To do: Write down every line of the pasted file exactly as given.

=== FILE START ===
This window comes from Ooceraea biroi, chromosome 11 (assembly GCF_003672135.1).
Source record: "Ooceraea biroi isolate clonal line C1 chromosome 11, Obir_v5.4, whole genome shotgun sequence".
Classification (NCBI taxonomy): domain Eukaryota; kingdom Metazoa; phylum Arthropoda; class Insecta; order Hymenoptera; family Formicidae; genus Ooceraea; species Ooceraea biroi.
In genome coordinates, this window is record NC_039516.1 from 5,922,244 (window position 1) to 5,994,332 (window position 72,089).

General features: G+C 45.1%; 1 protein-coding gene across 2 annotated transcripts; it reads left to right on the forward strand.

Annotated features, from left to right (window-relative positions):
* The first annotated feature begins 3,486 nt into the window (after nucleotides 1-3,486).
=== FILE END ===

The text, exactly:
This window comes from Ooceraea biroi, chromosome 11 (assembly GCF_003672135.1).
Source record: "Ooceraea biroi isolate clonal line C1 chromosome 11, Obir_v5.4, whole genome shotgun sequence".
Classification (NCBI taxonomy): domain Eukaryota; kingdom Metazoa; phylum Arthropoda; class Insecta; order Hymenoptera; family Formicidae; genus Ooceraea; species Ooceraea biroi.
In genome coordinates, this window is record NC_039516.1 from 5,922,244 (window position 1) to 5,994,332 (window position 72,089).

General features: G+C 45.1%; 1 protein-coding gene across 2 annotated transcripts; it reads left to right on the forward strand.

Annotated features, from left to right (window-relative positions):
* The first annotated feature begins 3,486 nt into the window (after nucleotides 1-3,486).